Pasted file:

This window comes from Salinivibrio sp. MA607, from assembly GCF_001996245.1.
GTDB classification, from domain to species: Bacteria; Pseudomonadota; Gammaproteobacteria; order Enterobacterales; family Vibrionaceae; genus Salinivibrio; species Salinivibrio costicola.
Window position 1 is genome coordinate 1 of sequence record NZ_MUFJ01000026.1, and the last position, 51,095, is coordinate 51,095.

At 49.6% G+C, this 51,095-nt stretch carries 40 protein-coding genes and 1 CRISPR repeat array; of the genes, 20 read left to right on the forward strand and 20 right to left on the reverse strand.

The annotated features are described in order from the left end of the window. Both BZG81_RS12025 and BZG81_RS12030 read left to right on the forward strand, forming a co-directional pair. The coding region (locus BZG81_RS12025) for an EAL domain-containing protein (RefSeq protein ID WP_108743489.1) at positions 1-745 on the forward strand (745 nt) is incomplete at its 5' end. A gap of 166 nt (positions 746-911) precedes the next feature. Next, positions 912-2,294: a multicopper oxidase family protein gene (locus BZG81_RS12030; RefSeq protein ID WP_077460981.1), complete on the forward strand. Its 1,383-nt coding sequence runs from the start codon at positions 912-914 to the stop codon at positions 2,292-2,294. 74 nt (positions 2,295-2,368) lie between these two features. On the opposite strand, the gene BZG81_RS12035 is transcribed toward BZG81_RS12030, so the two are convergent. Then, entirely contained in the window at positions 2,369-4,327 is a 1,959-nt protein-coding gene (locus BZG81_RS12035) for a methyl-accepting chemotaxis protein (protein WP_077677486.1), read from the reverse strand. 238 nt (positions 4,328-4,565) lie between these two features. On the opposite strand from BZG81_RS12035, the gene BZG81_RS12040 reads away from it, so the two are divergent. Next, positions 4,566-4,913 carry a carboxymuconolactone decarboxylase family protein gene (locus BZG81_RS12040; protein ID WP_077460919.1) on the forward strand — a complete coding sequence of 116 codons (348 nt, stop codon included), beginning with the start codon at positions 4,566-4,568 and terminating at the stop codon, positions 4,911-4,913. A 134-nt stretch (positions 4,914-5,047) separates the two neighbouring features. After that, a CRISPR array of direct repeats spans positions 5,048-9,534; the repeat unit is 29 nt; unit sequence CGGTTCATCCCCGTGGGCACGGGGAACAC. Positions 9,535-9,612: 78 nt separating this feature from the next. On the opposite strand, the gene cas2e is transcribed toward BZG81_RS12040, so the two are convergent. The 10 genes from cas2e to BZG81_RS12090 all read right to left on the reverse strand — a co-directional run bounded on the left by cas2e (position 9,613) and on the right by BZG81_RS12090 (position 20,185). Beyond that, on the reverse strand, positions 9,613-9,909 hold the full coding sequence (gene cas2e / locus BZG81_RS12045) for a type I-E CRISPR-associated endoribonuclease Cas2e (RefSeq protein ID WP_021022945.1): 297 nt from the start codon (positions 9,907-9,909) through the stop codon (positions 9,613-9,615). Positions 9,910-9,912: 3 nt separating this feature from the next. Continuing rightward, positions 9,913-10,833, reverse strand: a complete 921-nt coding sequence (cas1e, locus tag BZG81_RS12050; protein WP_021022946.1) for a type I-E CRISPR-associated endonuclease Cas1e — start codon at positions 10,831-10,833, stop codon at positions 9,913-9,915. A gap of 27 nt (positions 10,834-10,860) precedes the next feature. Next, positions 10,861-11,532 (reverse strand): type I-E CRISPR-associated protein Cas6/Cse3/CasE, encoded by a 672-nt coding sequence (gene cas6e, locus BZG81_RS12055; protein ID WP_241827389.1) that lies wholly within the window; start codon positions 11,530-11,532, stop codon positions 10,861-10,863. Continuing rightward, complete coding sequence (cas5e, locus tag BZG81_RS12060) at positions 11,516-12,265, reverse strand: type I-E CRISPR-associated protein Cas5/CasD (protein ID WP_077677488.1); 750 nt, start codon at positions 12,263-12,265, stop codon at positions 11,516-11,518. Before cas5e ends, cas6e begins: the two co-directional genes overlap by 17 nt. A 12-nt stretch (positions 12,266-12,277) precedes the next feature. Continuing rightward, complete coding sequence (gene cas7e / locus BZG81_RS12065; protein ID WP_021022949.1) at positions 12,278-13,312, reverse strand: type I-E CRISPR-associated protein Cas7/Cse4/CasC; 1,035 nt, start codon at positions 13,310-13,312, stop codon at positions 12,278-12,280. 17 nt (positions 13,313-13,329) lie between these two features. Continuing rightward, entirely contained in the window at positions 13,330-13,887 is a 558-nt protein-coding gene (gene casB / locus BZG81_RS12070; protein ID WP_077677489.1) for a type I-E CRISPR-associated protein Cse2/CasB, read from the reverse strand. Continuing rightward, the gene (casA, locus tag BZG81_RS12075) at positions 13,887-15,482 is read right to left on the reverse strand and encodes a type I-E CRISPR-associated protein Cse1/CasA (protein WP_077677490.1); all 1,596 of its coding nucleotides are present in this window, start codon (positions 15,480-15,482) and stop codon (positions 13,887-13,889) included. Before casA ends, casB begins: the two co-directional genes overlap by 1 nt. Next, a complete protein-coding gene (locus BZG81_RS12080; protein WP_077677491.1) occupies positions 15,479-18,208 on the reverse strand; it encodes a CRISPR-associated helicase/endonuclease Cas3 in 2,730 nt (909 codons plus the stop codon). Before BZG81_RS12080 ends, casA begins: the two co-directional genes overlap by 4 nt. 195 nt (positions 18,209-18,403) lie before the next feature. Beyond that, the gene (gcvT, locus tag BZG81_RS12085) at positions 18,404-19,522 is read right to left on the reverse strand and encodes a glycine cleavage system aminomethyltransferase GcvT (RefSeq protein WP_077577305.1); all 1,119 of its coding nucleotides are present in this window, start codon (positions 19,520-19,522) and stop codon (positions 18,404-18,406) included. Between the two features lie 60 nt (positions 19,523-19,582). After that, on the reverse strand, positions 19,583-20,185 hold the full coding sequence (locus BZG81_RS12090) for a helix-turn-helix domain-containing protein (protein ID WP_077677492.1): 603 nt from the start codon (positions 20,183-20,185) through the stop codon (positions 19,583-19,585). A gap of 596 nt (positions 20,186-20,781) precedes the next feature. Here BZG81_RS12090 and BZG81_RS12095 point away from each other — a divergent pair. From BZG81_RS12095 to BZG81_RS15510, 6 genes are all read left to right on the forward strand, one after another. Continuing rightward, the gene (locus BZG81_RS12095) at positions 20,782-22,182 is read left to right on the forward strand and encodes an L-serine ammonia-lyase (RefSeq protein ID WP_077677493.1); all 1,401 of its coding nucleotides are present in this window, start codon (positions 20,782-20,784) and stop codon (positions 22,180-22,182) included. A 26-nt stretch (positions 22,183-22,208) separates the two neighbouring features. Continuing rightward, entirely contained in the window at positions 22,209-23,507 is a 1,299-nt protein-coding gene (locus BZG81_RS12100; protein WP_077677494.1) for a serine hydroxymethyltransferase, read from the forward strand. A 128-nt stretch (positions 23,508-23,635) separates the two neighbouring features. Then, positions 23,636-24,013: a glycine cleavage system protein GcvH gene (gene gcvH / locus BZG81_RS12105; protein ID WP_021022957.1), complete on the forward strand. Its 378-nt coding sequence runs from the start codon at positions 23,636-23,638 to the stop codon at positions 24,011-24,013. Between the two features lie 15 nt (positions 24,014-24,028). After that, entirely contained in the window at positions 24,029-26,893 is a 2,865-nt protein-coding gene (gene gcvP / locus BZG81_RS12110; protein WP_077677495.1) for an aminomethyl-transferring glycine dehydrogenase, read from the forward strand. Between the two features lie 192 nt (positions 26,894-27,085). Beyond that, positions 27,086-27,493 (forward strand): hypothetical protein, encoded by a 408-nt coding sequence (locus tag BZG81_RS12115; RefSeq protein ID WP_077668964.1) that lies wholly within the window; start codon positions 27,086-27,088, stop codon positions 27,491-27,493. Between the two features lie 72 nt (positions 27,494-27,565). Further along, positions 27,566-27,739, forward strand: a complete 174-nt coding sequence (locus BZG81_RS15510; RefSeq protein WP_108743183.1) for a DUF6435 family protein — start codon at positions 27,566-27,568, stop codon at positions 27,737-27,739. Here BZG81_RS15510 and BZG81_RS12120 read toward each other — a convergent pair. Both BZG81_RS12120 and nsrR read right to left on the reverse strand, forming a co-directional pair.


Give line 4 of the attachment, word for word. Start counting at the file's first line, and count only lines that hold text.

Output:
At 49.6% G+C, this 51,095-nt stretch carries 40 protein-coding genes and 1 CRISPR repeat array; of the genes, 20 read left to right on the forward strand and 20 right to left on the reverse strand.